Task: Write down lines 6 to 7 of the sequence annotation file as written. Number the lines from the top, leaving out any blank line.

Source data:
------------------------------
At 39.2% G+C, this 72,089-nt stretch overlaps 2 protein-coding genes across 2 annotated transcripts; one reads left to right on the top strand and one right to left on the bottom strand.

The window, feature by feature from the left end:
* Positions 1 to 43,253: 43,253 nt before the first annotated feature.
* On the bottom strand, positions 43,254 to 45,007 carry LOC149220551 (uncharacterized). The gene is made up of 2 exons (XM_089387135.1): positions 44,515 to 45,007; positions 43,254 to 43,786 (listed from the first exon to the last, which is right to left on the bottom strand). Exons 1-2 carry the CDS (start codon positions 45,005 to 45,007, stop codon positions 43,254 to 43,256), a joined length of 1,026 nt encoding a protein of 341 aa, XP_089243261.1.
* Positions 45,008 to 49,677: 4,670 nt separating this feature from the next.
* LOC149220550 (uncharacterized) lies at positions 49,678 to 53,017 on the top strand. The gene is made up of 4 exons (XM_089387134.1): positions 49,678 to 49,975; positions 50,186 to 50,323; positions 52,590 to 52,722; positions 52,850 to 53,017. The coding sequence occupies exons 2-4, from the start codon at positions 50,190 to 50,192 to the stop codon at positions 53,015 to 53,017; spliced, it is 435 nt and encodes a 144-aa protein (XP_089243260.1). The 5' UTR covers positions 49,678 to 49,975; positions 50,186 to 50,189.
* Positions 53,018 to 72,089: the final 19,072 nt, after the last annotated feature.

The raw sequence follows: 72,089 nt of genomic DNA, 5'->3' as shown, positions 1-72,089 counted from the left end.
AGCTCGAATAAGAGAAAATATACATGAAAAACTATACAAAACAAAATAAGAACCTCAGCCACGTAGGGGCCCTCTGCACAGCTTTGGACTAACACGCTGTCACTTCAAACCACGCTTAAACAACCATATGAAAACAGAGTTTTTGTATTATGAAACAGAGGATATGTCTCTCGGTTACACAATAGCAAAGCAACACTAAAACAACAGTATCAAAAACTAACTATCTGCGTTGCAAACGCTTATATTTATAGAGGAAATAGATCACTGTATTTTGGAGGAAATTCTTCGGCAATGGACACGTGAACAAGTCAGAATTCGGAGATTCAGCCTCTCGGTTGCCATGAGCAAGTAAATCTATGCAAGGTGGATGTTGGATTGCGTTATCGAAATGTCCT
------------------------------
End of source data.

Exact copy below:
* LOC149220550 (uncharacterized) lies at positions 49,678 to 53,017 on the top strand. The gene is made up of 4 exons (XM_089387134.1): positions 49,678 to 49,975; positions 50,186 to 50,323; positions 52,590 to 52,722; positions 52,850 to 53,017. The coding sequence occupies exons 2-4, from the start codon at positions 50,190 to 50,192 to the stop codon at positions 53,015 to 53,017; spliced, it is 435 nt and encodes a 144-aa protein (XP_089243260.1). The 5' UTR covers positions 49,678 to 49,975; positions 50,186 to 50,189.
* Positions 53,018 to 72,089: the final 19,072 nt, after the last annotated feature.